Household Audio and Video Equipment

SIC 3651

Companies in this industry

Industry report:

This category includes establishments primarily engaged in manufacturing electronic audio and video equipment for use at home or in automobiles, such as televisions, video recorders and players, radio receivers and amplifiers, phonographs, cassette tape players, and compact disc (CD) players. This industry also includes companies that manufacture microphones, speakers, and public address systems.

Industry Snapshot

According to the U.S. Census Bureau, the household audio and video equipment manufacturing industry shipments continued spiraling downward to an estimated $5.3 billion in 2009 and $4.8 billion in 2010, a reflection of the struggling global economy. Television receivers, including the combination models segment, took a huge hit with shipment values declining from $127 million in 2009 to $13 million in 2010. The automotive audio equipment (excluding speakers) shipments totaled about $309 million in 2009, while the other consumer audio and video equipment manufacturers shipped approximately $571 in products for 2009. The speakers and commercial sound equipment segment product shipments fell from $1 billion in 2009 to $865 million in 2010. The total cost of materials fell from $1.9 billion in 2009 to $1.8 billion in 2010.

In 2008 household audio and video equipment industry manufacturer shipment values were approximately $5.5 billion, the lowest of the decade, and down from the previous year's total of $7.3 billion. This was an exceptionally mature market in the United States, with household penetration for products in this category hovering around 95 percent.

However, technological innovations boosted sales, with the successful introduction of a variety of digital products, such as high-definition television (HDTV) and digital video recorders (DVR). Consumers in the market for home electronic equipment in the early years of the first decade of the 2000s were already spending their disposable income on digital products, namely DVD players, which by 2007 exceeded the VCR for market penetration. Thus, manufacturers focused heavily on the digital market, including digital television and audio and video recording equipment. Because many products in this category become obsolete slowly, particularly in comparison to computer products, the large numbers of Americans who already own such equipment have few reasons to upgrade.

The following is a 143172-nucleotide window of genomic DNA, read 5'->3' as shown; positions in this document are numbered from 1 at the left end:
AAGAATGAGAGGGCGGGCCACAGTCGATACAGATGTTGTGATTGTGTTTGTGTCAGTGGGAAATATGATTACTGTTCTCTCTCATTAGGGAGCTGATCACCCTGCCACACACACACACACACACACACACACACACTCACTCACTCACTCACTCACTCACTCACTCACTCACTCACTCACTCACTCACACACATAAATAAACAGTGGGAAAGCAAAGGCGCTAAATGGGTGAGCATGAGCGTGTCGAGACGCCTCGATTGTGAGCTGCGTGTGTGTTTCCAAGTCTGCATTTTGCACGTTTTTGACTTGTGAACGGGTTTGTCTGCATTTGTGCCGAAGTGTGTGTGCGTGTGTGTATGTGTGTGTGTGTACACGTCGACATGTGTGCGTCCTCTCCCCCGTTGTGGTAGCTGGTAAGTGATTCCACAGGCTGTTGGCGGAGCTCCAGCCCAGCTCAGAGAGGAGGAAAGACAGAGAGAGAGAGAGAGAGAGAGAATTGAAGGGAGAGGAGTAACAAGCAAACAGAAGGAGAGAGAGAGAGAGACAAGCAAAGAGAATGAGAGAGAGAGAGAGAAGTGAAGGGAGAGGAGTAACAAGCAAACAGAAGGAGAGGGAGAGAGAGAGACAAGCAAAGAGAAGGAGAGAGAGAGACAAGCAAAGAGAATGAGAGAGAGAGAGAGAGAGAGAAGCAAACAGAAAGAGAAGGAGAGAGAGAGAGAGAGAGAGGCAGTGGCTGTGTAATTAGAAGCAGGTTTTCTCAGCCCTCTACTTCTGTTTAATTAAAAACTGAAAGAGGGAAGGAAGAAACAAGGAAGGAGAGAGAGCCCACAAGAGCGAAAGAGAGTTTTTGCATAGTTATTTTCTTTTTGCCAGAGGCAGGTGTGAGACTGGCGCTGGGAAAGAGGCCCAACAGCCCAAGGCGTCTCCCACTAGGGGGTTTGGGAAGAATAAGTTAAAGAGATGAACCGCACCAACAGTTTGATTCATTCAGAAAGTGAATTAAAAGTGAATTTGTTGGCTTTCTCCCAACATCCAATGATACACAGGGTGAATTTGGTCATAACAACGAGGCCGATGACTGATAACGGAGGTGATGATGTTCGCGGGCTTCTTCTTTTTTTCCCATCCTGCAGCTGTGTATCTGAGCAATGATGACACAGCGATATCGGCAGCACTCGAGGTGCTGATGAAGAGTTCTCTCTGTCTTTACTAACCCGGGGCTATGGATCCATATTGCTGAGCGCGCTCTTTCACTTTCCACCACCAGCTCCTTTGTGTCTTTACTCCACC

During the early years of the first decade of the 2000s U.S. manufacturers focused almost exclusively on producing audio speakers and advanced technology televisions. Virtually all other consumer electronic components sold in the United States were manufactured abroad or manufactured in the United States by foreign-owned companies.

Organization and Structure

The U.S. household audio and video manufacturing industry was dominated in the mid-years of the first decade of the 2000s by U.S. subsidiaries of Japanese companies who used technologies developed by U.S. companies. These subsidiaries assembled color televisions and high fidelity audio equipment from components imported from Japan or from Japanese-owned manufacturing facilities in other countries. The exception was speaker systems, for which U.S.-owned companies were recognized as market leaders worldwide. By the end of the 1990s, the Zenith Electronics Corporation in Glenview, Illinois was the only major U.S.-owned company still manufacturing color televisions. The company grew in 1999 after having filed for bankruptcy a few years earlier. By the early years of the first decade of the 2000s, South Korea-based LG Electronics had acquired Zenith. Bose Corporation of the United States held a leadership position among U.S. speaker manufacturers, supplying as much as 25 percent of domestically produced speakers during the late 1990s. In the late 1990s, more than one-third of all U.S. establishments employed fewer than five workers.

Background and Development

U.S. manufacturers dominated the household audio and video industry from the first experimental radio and television broadcasts until the 1980s, when many U.S. owned companies were forced out of manufacturing by foreign competition. The first radios to be mass manufactured were developed in the 1920s by RCA, which pioneered television manufacturing in the 1930s. For years, U.S. manufacturers like RCA, Westinghouse, General Electric, Motorola, Philco, and Zenith dominated the industry.

Television Manufacturing.